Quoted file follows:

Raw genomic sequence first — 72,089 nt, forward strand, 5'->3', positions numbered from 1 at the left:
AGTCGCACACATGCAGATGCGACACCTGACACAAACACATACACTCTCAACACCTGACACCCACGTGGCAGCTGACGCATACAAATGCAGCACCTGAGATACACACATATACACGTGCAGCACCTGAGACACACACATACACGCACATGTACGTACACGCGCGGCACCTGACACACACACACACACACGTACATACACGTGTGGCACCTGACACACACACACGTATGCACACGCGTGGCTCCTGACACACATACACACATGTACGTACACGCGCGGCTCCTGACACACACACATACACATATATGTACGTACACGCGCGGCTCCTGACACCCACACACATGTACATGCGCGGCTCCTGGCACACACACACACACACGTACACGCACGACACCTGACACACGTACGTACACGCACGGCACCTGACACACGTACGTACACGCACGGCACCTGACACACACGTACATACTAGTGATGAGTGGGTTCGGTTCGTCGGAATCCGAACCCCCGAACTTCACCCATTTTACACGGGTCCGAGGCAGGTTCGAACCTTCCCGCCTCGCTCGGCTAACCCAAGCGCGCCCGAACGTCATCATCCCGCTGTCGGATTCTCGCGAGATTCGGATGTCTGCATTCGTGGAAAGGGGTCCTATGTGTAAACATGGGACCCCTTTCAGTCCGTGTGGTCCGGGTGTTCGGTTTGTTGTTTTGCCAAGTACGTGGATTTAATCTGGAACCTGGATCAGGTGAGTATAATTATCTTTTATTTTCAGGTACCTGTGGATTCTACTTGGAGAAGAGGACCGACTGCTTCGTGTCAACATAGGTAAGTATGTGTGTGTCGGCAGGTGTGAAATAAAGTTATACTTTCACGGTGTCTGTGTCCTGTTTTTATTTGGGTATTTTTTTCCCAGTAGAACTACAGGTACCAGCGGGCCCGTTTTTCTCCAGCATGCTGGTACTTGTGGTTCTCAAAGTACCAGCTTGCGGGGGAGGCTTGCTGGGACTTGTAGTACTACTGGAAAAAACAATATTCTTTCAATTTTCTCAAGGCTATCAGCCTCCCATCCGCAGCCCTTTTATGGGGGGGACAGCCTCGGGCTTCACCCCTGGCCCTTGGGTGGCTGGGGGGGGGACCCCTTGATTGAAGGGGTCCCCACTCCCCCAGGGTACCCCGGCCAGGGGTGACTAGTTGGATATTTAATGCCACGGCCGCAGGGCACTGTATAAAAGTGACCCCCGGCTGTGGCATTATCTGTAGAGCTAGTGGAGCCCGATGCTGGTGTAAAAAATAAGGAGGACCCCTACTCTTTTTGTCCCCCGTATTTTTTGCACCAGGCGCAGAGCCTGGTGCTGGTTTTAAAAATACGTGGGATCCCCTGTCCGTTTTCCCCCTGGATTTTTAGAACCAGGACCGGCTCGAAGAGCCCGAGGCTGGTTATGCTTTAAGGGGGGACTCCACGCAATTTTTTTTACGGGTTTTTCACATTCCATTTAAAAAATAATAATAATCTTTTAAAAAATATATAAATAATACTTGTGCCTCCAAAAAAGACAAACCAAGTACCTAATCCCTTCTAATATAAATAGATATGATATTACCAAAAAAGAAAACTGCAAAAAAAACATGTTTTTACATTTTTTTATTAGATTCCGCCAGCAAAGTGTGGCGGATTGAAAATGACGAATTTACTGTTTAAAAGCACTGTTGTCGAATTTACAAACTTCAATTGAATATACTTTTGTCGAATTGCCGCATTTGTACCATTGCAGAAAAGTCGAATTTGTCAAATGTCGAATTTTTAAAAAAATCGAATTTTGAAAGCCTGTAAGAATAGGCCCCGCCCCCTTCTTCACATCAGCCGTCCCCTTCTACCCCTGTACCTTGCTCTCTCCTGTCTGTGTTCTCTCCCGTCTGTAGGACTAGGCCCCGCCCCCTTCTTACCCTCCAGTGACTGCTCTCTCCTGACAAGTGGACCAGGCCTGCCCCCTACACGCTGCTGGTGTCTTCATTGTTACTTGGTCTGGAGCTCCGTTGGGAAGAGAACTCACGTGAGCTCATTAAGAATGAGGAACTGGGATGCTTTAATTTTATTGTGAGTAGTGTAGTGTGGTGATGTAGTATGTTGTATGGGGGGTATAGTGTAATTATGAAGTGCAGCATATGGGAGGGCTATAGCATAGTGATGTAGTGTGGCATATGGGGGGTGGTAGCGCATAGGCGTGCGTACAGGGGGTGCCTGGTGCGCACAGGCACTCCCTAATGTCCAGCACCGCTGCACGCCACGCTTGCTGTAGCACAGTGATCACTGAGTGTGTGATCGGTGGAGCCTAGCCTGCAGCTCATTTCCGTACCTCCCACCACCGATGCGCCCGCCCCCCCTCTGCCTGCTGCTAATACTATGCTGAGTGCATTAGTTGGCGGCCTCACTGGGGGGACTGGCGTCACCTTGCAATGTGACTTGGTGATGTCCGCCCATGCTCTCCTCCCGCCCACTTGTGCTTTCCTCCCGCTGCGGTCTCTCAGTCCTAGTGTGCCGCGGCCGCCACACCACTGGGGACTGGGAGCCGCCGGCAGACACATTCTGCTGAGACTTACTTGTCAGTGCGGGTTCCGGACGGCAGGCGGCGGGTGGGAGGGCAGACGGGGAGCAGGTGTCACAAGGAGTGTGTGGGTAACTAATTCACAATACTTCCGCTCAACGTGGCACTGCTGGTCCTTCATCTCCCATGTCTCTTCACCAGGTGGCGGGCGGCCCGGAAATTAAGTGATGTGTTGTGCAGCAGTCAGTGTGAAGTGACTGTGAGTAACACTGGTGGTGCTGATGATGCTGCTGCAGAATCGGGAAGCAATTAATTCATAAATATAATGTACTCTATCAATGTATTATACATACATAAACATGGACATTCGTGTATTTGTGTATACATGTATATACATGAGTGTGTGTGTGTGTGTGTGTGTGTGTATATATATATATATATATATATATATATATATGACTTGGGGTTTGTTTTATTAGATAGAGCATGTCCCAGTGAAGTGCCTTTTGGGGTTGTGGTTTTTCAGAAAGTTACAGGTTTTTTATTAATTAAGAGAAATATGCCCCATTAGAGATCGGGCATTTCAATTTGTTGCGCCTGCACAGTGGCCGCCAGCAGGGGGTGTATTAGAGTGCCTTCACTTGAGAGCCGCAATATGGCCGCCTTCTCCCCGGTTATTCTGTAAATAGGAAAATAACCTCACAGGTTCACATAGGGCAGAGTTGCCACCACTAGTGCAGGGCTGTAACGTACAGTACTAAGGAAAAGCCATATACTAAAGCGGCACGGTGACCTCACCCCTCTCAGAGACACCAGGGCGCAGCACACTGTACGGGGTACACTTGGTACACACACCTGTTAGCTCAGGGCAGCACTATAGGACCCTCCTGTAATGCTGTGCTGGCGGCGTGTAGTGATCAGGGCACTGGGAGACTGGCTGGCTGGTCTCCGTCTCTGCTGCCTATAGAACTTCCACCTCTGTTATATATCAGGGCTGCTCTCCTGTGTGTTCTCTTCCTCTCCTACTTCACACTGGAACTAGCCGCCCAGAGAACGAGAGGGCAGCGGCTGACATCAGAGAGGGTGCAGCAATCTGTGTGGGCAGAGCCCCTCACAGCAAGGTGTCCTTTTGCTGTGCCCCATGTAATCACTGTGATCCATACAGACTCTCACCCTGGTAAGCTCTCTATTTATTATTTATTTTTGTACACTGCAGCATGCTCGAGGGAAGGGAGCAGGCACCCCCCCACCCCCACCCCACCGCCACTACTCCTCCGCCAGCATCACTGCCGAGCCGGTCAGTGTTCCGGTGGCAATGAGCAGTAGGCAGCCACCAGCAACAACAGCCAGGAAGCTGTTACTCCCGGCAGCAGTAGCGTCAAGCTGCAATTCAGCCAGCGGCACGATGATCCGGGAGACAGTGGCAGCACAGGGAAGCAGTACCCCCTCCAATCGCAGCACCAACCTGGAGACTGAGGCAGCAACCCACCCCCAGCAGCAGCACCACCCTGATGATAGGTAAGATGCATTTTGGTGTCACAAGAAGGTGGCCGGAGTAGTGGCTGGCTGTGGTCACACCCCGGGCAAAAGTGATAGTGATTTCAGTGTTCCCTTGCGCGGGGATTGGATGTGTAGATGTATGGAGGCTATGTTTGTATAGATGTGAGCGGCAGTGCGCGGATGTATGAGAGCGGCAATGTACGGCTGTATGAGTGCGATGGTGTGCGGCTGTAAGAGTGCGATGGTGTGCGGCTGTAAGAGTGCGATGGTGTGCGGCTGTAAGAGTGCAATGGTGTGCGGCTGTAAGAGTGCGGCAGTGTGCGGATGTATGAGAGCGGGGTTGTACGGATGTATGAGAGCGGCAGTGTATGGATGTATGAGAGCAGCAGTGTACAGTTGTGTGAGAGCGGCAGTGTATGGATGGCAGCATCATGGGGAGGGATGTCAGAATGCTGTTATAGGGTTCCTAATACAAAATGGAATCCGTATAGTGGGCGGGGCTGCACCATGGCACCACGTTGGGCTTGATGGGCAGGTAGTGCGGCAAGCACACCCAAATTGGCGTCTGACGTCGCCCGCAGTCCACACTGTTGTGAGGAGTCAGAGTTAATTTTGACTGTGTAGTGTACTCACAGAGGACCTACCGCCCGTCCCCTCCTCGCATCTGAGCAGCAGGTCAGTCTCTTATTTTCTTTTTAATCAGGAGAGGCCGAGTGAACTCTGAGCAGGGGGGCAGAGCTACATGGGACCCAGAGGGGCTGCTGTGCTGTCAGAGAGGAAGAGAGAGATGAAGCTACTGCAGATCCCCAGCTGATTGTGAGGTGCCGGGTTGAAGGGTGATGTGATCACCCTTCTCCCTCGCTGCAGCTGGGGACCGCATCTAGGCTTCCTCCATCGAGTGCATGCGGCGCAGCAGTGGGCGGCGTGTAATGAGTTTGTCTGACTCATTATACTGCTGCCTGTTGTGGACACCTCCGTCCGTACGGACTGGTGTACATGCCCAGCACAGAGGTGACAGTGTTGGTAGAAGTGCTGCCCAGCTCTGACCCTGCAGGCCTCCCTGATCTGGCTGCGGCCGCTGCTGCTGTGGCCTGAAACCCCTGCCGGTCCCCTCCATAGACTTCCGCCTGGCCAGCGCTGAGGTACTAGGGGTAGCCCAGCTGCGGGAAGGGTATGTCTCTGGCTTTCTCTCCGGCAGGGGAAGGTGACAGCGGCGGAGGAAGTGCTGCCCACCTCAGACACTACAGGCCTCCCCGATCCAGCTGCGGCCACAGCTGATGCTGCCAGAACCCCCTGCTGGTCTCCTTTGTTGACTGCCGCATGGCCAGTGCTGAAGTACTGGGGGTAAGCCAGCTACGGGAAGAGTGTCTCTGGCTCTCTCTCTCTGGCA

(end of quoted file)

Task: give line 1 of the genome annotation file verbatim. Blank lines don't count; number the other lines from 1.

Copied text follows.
Raw genomic sequence first — 72,089 nt, forward strand, 5'->3', positions numbered from 1 at the left: